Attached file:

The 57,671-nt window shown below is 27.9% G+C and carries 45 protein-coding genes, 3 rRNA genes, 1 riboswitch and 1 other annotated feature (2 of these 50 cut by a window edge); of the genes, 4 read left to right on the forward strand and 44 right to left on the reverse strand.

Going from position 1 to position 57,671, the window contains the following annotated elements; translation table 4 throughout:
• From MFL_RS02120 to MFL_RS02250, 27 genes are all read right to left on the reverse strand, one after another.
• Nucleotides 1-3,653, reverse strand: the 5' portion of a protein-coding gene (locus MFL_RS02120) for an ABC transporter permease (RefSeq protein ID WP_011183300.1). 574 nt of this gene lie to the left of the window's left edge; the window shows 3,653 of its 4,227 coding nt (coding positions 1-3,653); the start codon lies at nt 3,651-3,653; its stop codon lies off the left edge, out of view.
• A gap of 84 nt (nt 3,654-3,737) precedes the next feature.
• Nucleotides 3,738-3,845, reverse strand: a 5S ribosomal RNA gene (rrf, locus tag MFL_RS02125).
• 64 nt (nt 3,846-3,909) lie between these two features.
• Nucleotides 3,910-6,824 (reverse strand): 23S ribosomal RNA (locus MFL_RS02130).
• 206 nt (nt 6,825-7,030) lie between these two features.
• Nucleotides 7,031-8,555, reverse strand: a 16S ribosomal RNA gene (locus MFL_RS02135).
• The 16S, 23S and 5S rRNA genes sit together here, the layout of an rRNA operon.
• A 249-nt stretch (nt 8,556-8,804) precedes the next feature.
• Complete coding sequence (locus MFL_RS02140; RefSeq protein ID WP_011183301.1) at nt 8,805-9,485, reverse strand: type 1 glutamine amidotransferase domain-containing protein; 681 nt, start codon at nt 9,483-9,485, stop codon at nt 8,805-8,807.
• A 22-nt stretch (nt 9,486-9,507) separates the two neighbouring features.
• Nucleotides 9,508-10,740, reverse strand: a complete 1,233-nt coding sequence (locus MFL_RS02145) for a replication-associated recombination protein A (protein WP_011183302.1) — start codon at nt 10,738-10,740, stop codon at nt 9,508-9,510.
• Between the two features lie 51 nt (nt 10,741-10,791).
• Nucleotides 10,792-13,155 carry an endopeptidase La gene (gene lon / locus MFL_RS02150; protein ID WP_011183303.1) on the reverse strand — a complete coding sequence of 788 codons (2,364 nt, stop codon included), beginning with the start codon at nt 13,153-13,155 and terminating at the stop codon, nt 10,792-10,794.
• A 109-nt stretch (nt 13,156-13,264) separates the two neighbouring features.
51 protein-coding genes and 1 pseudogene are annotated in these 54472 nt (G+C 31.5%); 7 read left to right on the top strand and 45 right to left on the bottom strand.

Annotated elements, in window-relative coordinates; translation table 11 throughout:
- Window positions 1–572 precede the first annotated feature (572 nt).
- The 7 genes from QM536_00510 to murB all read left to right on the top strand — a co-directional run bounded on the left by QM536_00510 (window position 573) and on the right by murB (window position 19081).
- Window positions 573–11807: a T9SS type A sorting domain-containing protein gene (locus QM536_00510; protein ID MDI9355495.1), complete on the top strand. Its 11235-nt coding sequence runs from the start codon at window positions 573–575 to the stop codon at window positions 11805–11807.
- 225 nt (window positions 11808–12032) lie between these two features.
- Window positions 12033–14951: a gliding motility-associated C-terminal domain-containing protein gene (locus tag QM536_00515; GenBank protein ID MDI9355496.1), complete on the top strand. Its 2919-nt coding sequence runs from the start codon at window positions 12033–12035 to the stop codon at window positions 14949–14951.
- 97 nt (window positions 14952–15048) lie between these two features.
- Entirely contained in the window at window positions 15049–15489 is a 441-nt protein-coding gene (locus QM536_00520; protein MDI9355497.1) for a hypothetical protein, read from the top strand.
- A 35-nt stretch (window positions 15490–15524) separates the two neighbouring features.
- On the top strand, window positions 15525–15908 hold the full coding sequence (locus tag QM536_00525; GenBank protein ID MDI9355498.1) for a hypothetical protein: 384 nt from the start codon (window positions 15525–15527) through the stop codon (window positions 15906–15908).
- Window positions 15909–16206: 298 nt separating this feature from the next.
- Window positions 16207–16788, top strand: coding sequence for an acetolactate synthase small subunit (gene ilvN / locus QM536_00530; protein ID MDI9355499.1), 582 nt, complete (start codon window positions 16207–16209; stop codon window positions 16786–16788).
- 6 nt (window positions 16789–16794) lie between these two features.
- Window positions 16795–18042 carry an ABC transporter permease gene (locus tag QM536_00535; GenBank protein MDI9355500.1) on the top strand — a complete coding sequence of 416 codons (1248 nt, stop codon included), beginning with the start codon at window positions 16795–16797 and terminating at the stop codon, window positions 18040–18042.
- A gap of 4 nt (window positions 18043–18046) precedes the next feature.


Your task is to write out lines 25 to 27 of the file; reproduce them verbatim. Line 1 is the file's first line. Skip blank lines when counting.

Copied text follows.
- Window positions 12033–14951: a gliding motility-associated C-terminal domain-containing protein gene (locus tag QM536_00515; GenBank protein ID MDI9355496.1), complete on the top strand. Its 2919-nt coding sequence runs from the start codon at window positions 12033–12035 to the stop codon at window positions 14949–14951.
- 97 nt (window positions 14952–15048) lie between these two features.
- Entirely contained in the window at window positions 15049–15489 is a 441-nt protein-coding gene (locus QM536_00520; protein MDI9355497.1) for a hypothetical protein, read from the top strand.